Blog of the Society for Menstrual Cycle Research

Marketing Menopause

December 13th, 2009 by Elizabeth Kissling

popupThere’s a pretty good essay in this weekend’s New York Times (online here Saturday, in print Sunday in the Business section) about how hard Big Pharma has worked to market menopause as an estrogen deficiency disease. In addition to discussion of Wyeth’s advertising campaigns, the article mentions the firm’s contract with DesignWrite, a company drug makers pay to develop manuscripts for publication in medical journals, to prepare at least 60 articles for publication in medical journals on the potential benefits of hormone therapy for cardiovascular disease, Alzheimer’s disease, diabetes, colon cancer, vision loss and other health problems.

The article also includes access to PDFs of some of the thousands of pages of documents from Wyeth that were requested by plaintiffs in the lawsuits against the drug manufacturer. (To date, more than 13,000 people have sued Wyeth claiming that they developed breast cancer and other health problems after taking the company’s menopausal hormone drugs. As we reported three weeks ago, in ten of the twelve verdicts so far, juries have awarded significant sums to plaintiffs. ) The documents available at the New York Times include a publication plan for Wyeth from DesignWrite, a 1995 product launch speech from Wyeth’s marketing director proclaiming the company’s mission of bringing to fruition Dr. Bernadine Healy’s vision of “a world in which the vast majority of women would begin taking HRT, and we know that means Prempro, at menopause and continue on for the rest of their lives.” There’s also this handwritten note from a 1996 meeting about how to respond to a new study raising breast cancer concerns (red markings added by me):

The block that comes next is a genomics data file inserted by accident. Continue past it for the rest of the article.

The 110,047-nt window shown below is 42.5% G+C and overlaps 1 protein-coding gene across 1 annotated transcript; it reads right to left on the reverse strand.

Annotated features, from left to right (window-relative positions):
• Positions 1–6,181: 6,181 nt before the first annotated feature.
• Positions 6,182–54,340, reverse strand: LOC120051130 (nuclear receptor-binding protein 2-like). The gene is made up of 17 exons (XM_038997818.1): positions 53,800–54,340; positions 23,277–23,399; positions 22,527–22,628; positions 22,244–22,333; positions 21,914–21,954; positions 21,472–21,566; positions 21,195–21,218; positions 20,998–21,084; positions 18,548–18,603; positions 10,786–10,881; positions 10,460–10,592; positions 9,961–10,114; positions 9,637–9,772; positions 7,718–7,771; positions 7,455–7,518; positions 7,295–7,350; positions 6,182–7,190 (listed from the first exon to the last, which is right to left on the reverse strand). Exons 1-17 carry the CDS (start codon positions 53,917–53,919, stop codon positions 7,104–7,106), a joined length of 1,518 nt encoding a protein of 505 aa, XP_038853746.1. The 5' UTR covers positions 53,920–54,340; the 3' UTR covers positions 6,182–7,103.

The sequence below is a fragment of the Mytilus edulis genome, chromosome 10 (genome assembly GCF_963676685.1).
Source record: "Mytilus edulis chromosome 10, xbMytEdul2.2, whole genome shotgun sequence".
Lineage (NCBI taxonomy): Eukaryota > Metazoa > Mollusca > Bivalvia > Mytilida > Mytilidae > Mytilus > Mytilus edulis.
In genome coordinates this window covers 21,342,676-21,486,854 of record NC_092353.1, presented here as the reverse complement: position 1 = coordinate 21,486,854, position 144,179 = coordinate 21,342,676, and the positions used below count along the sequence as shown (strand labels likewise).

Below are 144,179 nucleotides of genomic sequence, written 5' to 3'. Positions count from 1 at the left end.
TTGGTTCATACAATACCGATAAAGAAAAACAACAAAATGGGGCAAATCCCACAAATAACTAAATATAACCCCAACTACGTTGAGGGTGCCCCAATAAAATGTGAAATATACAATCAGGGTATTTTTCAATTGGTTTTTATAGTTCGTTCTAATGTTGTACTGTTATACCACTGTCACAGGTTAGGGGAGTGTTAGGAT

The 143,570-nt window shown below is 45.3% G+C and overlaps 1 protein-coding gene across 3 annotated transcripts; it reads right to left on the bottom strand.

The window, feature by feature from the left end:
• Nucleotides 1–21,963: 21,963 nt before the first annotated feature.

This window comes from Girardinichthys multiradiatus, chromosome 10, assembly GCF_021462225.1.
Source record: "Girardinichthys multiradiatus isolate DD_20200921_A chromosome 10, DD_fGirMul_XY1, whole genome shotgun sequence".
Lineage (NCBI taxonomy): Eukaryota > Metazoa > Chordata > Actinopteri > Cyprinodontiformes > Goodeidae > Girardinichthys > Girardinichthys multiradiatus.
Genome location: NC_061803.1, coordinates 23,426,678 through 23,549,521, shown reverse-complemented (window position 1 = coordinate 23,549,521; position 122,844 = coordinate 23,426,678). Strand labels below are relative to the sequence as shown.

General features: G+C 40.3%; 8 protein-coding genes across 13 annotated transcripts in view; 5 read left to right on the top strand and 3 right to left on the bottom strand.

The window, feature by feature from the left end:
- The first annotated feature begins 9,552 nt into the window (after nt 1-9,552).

2 responses to “Marketing Menopause”

  1. […] Fugh-Berman and Scialli assert that many of those experts are actually sales representatives from pharmaceutical companies. That takes us back to marketing of menopause. […]

  2. […] interestingly, despite being anti-big Pharma, the article adopts the pharmaceutical industry’s language of menopause as “estrogen deficiency” that has been so helpful to those who would market “hormone replacement therapy” as a […]

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